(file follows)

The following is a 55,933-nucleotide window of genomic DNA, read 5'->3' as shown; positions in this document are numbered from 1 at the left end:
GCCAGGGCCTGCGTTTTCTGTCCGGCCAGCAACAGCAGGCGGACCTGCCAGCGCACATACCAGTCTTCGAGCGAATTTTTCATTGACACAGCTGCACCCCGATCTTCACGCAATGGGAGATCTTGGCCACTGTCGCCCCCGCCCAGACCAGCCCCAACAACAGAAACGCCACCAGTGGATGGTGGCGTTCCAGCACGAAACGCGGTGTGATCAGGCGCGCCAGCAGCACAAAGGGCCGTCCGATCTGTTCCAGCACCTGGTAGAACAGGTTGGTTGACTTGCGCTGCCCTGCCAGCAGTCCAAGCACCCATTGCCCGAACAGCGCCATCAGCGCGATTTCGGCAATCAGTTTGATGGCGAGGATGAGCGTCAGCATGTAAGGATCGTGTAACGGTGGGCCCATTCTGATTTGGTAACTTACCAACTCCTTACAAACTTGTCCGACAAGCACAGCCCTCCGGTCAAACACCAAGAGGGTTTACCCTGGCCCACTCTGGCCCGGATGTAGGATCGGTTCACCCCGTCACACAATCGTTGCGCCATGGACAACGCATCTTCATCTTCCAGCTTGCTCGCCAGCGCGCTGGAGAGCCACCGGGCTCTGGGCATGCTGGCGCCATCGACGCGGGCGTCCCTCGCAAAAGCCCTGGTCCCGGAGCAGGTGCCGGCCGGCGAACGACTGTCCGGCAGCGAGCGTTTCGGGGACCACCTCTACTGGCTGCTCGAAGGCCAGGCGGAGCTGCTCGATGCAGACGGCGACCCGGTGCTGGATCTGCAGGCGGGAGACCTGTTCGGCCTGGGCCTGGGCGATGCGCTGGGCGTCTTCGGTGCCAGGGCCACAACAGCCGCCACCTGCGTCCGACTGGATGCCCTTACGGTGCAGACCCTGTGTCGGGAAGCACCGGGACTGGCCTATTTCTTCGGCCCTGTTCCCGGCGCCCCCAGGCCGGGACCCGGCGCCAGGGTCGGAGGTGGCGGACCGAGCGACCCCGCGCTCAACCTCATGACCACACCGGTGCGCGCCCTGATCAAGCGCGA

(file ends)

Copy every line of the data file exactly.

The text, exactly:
The following is a 55,933-nucleotide window of genomic DNA, read 5'->3' as shown; positions in this document are numbered from 1 at the left end:
GCCAGGGCCTGCGTTTTCTGTCCGGCCAGCAACAGCAGGCGGACCTGCCAGCGCACATACCAGTCTTCGAGCGAATTTTTCATTGACACAGCTGCACCCCGATCTTCACGCAATGGGAGATCTTGGCCACTGTCGCCCCCGCCCAGACCAGCCCCAACAACAGAAACGCCACCAGTGGATGGTGGCGTTCCAGCACGAAACGCGGTGTGATCAGGCGCGCCAGCAGCACAAAGGGCCGTCCGATCTGTTCCAGCACCTGGTAGAACAGGTTGGTTGACTTGCGCTGCCCTGCCAGCAGTCCAAGCACCCATTGCCCGAACAGCGCCATCAGCGCGATTTCGGCAATCAGTTTGATGGCGAGGATGAGCGTCAGCATGTAAGGATCGTGTAACGGTGGGCCCATTCTGATTTGGTAACTTACCAACTCCTTACAAACTTGTCCGACAAGCACAGCCCTCCGGTCAAACACCAAGAGGGTTTACCCTGGCCCACTCTGGCCCGGATGTAGGATCGGTTCACCCCGTCACACAATCGTTGCGCCATGGACAACGCATCTTCATCTTCCAGCTTGCTCGCCAGCGCGCTGGAGAGCCACCGGGCTCTGGGCATGCTGGCGCCATCGACGCGGGCGTCCCTCGCAAAAGCCCTGGTCCCGGAGCAGGTGCCGGCCGGCGAACGACTGTCCGGCAGCGAGCGTTTCGGGGACCACCTCTACTGGCTGCTCGAAGGCCAGGCGGAGCTGCTCGATGCAGACGGCGACCCGGTGCTGGATCTGCAGGCGGGAGACCTGTTCGGCCTGGGCCTGGGCGATGCGCTGGGCGTCTTCGGTGCCAGGGCCACAACAGCCGCCACCTGCGTCCGACTGGATGCCCTTACGGTGCAGACCCTGTGTCGGGAAGCACCGGGACTGGCCTATTTCTTCGGCCCTGTTCCCGGCGCCCCCAGGCCGGGACCCGGCGCCAGGGTCGGAGGTGGCGGACCGAGCGACCCCGCGCTCAACCTCATGACCACACCGGTGCGCGCCCTGATCAAGCGCGA